The horror prequel Pet Sematary: Bloodlines (Oct. 6) takes the evil back to 1969; Jamie Foxx’s personal injury lawyer helps a funeral homeowner in The Burial (in theaters Oct. 6; on Prime Video Oct. 13); John Cena and Alison Brie have a new action-comedy gig with Freelance (Oct. 6); Daisy Ridley tracks down her vicious father in The Marsh King’s Daughter (Oct. 6); Peter Dinklage, Anne Hathaway and Marisa Tomei are part of an odd love triangle in Rebecca Miller's fairy tale rom-com, She Came to Me (Oct. 6); Kiernan Shipka goes back to the future to prevent her mom’s murder in Totally Killer (Oct. 6); Hilary Swank rallies the community to help a critically ill young girl in Ordinary Angels (Oct. 13); Amber Heard ignites a battle of science vs. religion in the possession thriller In the Fire (Oct. 13); a large Iranian-American family spills secrets in The Persian Version (Oct. 13); Rodrigo Moreno’s heist comedy The Delinquents (Oct. 18) was another Cannes crowd-pleaser; Coda co-star Eugenio Derbez is teaching again in the Sundance audience favorite Radical (Oct. 20); Josephine Langford leads the high-concept high-school rom-com The Other Zoey (Oct. 20); famed documentarian Errol Morris aims his lens at British spy/novelist John Le Carré in The Pigeon Tunnel (Oct. 20); Heather Graham gets an assist from Barbara Crampton in the campy midnight horror flick Suitable Flesh (Oct. 27); Olga Kurylenko is the eponymous Celtic warrior in Boudica Queen of War (Oct. 27); Raven Jackson’s All Dirt Roads Taste of Salt (Oct. TBD) spans decades of a Mississippi woman’s life; a young fashion designer’s life spirals into something gnarly in Appendage (Oct. TBD); Lil Rel Howery headlines the Kafka-esque sci-fi thriller The Mill (Oct. TBD).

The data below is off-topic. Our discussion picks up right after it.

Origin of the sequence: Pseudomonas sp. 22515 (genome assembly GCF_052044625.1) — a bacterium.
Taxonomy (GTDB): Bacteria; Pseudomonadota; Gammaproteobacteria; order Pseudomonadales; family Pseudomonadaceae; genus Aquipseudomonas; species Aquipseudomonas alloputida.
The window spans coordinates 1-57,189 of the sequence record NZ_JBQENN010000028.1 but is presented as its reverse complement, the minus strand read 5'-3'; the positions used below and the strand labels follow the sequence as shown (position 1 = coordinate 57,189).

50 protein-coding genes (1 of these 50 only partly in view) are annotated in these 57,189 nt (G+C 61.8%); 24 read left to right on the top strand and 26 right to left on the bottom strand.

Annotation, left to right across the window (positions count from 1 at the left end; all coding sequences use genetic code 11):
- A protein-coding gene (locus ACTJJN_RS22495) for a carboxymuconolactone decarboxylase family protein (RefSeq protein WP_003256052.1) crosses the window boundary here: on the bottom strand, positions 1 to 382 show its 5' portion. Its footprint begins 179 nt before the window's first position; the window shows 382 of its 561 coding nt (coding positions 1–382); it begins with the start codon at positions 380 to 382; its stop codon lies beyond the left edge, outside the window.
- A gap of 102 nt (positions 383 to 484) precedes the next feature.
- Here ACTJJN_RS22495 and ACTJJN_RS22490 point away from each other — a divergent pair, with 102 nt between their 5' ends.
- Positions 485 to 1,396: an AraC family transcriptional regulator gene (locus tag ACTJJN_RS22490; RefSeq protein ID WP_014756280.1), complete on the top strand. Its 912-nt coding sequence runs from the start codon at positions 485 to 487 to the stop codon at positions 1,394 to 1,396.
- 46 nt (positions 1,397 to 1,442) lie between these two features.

Thom Zimny takes an intimate look at Rambo and Rocky icon Sylvester Stallone in Sly (Nov. 3); Terrence Howard and Dolph Lundgren team up to save a movie theater in Showdown at the Grand (Nov. 3); Miranda Otto and Noah Wyle may not have the best intentions as they shelter Salvadoran immigrants in At the Gates (Nov. 3); Tim Blake Nelson raises his daughter off the grid in Asleep in My Palm (Nov. 3); Joe Keery is hellbent on escaping prison in Marmalade (Nov. 10); Jennifer Garner and Ed Helms headline McG-directed comedy Family Switch (Nov. 30); Austin Butler follows up his Oscar-nominated turn in Elvis with the motorcycle club drama The Bikeriders (Dec. 1); Sydney Sweeney and Glen Powell clash in Will Gluck’s rom-com Anyone But You (Dec. 15); Steve McQueen looks at early-1940s Amsterdam in the documentary Occupied City (Dec. 25); Emilia Jones’s older hookup Nicholas Braun turns stalker in Cat Person (TBD); Japanese animation master Hayao Miyazaki unveils his latest feature, The Boy and the Heron (TBD); David Straitharn and Jane Levy team in the Sundance drama A Little Prayer (TBD).